Juneteenth Fest Weekend starts in Hope with History Block Party, Fashion Show
Hempstead County’s Juneteenth Fest weekend got underway Friday evening at Hope’s Pocket Park with a Celebration of History Block Party. It began with a speech on the meaning of the occasion and proceeded to a fashion show with designs from Nigeria. On Saturday, a Juneteenth parade will start from Henry C. Yerger Museum and proceed to Northside Park where there will be a festival. 

At about 4:30 p.m. at Hope’s Pocket Park, VOTE SoAR (Visibility Outreach Touch Engage South Arkansas) Organizer and NAACP Hope-Hempstead County Branch President Sylvia Brown began by leading a rendition of James Weldon Johnson’s “Lift Every Voice and Sing,” then explained the significance of June 19th in American history. 

As Brown said, “General order number three [being] read on June 19, 1865 announcing that all slaves were free is one of Galveston, Texas' most important historical moments, remembering that President Abraham Lincoln issued the Emancipation Proclamation freeing enslaved persons in January 2, 1863, not until two years later did that message get to those folks. It was because Texas and several Confederate states chose not to get that message. … 

“So more than two and a half years later, in June of 1865 more than 2,000 federal soldiers of the 13th Army Corps arrived in Galveston. Major General Gordon Ranger delivered general order number three.” 

Brown read the words of the order. “The people of Texas are informed that, in accordance with a proclamation from the Executive of the United States, all slaves are free. This involves an absolute equality of personal rights and rights of property between former masters and slaves, and the connection heretofore existing between them becomes that between employer and hired labor. The freedmen are advised to remain quietly at their present homes and work for wages. They are informed that they will not be allowed to collect at military posts.” 

Brown said a friend had posted the information that a slave auction had occurred in 1842 in Spring Hill. “We think these things are far off or way down the road, but way down the road was just right here in our neighborhood, in our community, and that's why, critically, it's important to remember that this Juneteenth is a celebration of history, resilience and liberation.” 

Brown also recounted that a Galveston newspaper in 1866 reported a celebration of the Emancipation Proclamation in the form of a parade and church meetings. “That's why you have that linkage to doing parades, that linkage to picnics, that linkage to the jovial nature, that linkage to speeches that are encouraging folks to stay in the fight, to take advantage of your rights, to take advantage of your humanity. So a meeting was also held at the colored church. That is a another significance, that our faith has always been a part of our resilience and continues to be a part of our liberation,” Brown said.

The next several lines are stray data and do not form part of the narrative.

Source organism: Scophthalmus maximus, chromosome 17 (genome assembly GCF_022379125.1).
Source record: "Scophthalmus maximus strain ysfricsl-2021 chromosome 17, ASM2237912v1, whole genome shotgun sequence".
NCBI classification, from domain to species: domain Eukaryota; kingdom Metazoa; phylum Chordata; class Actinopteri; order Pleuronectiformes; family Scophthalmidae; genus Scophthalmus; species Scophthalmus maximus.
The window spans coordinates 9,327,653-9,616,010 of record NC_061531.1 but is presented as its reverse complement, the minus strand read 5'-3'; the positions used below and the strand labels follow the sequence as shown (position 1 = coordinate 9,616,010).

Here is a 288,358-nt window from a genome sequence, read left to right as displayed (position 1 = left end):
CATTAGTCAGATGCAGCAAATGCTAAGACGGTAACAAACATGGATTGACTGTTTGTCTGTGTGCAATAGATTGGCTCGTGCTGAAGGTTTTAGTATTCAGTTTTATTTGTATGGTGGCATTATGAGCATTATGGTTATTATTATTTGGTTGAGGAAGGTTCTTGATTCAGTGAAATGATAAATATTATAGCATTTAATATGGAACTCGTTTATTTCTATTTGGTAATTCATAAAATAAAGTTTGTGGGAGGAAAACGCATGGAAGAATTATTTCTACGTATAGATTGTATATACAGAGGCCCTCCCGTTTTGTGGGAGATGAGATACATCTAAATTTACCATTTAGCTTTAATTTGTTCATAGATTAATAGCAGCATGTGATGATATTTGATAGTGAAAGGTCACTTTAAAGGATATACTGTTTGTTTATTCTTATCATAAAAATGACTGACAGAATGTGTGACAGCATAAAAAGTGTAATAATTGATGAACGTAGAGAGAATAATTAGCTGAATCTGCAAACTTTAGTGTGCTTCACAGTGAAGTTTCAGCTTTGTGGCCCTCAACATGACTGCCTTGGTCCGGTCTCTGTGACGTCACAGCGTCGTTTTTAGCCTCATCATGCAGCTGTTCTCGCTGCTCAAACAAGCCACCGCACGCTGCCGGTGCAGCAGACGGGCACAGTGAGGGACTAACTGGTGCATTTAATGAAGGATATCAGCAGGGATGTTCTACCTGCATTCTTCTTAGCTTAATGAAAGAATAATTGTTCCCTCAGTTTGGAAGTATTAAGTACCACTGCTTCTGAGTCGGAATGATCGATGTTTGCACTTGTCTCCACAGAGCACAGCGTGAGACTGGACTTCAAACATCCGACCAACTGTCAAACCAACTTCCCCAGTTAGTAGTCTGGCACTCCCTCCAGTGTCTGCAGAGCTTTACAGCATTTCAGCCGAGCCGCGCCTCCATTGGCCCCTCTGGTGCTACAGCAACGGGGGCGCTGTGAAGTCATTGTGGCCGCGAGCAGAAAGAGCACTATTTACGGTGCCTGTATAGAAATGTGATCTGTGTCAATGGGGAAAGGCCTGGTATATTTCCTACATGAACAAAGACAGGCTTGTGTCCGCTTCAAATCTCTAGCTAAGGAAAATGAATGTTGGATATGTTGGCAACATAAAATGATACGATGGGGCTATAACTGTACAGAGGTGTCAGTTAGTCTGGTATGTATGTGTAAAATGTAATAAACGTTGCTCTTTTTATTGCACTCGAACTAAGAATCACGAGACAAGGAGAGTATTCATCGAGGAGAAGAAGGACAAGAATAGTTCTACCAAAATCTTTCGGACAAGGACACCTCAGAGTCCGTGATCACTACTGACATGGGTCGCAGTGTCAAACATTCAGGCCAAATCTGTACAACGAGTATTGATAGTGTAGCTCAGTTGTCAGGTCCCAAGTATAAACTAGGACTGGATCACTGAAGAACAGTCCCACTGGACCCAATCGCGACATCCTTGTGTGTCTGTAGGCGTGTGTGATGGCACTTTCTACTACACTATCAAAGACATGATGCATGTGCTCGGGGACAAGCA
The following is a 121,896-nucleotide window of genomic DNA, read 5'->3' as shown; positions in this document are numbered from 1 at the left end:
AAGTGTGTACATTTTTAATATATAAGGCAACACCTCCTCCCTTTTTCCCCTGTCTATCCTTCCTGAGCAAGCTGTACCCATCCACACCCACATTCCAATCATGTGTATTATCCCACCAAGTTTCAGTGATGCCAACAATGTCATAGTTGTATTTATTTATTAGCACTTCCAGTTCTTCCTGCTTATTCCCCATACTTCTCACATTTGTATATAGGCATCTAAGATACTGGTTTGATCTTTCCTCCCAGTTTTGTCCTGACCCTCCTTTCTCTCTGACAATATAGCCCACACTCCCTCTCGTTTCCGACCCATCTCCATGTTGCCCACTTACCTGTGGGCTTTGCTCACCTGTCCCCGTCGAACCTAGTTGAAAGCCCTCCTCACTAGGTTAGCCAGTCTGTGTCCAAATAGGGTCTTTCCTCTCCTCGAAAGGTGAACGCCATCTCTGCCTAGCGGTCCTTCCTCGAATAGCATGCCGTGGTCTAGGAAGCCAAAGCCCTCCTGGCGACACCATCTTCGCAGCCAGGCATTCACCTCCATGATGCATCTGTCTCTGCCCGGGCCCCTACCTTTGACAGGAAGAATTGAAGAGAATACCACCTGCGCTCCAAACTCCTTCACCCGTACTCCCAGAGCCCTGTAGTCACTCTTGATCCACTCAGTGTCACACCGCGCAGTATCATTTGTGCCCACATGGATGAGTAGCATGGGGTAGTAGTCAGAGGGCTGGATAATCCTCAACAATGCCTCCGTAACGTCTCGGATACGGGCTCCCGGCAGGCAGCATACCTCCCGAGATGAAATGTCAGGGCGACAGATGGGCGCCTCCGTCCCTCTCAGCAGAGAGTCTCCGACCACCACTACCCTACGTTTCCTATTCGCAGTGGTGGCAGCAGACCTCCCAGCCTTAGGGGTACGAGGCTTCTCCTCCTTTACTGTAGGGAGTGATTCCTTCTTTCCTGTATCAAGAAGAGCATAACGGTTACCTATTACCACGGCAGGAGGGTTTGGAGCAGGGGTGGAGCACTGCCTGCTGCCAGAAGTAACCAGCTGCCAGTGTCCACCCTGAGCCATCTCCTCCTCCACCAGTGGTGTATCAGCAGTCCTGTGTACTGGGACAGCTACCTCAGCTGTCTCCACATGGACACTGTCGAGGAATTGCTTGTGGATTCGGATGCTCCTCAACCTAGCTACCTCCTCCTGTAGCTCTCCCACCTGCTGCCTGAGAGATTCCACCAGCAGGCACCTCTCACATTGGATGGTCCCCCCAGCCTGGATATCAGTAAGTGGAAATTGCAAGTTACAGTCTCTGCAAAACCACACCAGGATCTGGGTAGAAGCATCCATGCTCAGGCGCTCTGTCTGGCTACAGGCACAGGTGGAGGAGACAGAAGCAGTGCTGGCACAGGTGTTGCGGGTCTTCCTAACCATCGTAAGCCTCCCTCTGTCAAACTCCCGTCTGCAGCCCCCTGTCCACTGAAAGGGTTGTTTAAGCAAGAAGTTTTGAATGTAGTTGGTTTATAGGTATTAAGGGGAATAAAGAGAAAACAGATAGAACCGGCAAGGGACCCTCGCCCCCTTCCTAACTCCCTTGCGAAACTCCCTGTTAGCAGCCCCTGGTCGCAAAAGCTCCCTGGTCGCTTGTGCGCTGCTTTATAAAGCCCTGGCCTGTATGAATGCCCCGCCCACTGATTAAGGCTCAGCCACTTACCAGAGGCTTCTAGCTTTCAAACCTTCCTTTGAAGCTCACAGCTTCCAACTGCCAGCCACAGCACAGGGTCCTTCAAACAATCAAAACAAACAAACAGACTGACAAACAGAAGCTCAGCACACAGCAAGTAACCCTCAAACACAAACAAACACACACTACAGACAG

Brown then introduced Nikita Goode Itegbojie, who presided over a fashion show of dresses for women and outfits for men available at her shop Princess Nikita’s African Attire, which is located at 707 South Hervey Street in Hope. She and her husband started the shop after a trip to Nigeria inspired her: “Princess Nikita African attire was founded when I took a trip to Nigeria to visit my husband. I would see the ladies and gentlemen with vibrant colors, dressed like royalty every day. It was just a beautiful sight to see. 

“I was telling my husband how beautiful everyone was, and I would love to have some of their clothing. While there, my husband made arrangements for me to get fitted by a young man who was a tailor. He made my first native outfit, and I instantly fell in love with the African attire. Ever since, from that day forward, our brand was born.” The business was begun in 2018. 

Twelve models showed off colorful dresses and dashikis to the appreciative attendees at the Pocket Park, turning that location’s arched stage area and cement path into a catwalk for about an hour to the tune of songs chosen by DJ Charles Henry. The evening sun set off the vivid floral and patterned colors. 

After the fashion show, there were games of African-American history-themed Bingo and the Shell-Shock Foodtruck opened for orders. 

Juneteenth in Hempstead County continues tomorrow with the Celebration of Resilience Parade and Festival. The parade will start at 10:30 a.m. Saturday June 15th from Historic Henry C. Yerger Museum at 401 Henry C Yerger Street and proceed to North Side Park on 1709 North Spruce Street.  On Sunday, June 16th at North Side Park’s Washington-Douglas Community Center the Celebration of Liberation Juneteenth Royalty Pageant and Fatherhood Recognition event will take place. 

At Friday’s event, a table was set up by volunteers offering five petitions for Arkansans to sign to attempt to get constitutional amendments on the ballot for the November elections. They will also be set up at Saturday’s festival at North Side Park.